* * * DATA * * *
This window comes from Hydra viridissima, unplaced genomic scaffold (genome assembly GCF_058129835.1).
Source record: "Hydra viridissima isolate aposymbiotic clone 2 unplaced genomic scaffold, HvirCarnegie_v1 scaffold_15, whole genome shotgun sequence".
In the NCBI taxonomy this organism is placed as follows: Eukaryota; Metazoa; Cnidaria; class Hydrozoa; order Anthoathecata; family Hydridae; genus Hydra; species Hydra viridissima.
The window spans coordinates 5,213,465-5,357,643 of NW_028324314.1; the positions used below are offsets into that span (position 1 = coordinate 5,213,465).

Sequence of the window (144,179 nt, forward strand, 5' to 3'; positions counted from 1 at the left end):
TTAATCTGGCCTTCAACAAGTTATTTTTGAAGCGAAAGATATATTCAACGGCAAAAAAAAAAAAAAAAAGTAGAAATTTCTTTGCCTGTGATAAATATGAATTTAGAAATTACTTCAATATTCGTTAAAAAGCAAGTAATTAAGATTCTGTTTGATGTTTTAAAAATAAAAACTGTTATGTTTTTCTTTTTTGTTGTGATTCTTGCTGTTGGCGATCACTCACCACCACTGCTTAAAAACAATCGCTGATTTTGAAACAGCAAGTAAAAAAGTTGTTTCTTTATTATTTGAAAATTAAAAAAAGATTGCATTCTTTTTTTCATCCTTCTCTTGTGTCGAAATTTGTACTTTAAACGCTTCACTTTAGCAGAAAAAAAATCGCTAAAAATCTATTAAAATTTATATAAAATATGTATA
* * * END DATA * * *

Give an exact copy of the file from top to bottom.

This window comes from Hydra viridissima, unplaced genomic scaffold (genome assembly GCF_058129835.1).
Source record: "Hydra viridissima isolate aposymbiotic clone 2 unplaced genomic scaffold, HvirCarnegie_v1 scaffold_15, whole genome shotgun sequence".
In the NCBI taxonomy this organism is placed as follows: Eukaryota; Metazoa; Cnidaria; class Hydrozoa; order Anthoathecata; family Hydridae; genus Hydra; species Hydra viridissima.
The window spans coordinates 5,213,465-5,357,643 of NW_028324314.1; the positions used below are offsets into that span (position 1 = coordinate 5,213,465).

Sequence of the window (144,179 nt, forward strand, 5' to 3'; positions counted from 1 at the left end):
TTAATCTGGCCTTCAACAAGTTATTTTTGAAGCGAAAGATATATTCAACGGCAAAAAAAAAAAAAAAAAGTAGAAATTTCTTTGCCTGTGATAAATATGAATTTAGAAATTACTTCAATATTCGTTAAAAAGCAAGTAATTAAGATTCTGTTTGATGTTTTAAAAATAAAAACTGTTATGTTTTTCTTTTTTGTTGTGATTCTTGCTGTTGGCGATCACTCACCACCACTGCTTAAAAACAATCGCTGATTTTGAAACAGCAAGTAAAAAAGTTGTTTCTTTATTATTTGAAAATTAAAAAAAGATTGCATTCTTTTTTTCATCCTTCTCTTGTGTCGAAATTTGTACTTTAAACGCTTCACTTTAGCAGAAAAAAAATCGCTAAAAATCTATTAAAATTTATATAAAATATGTATA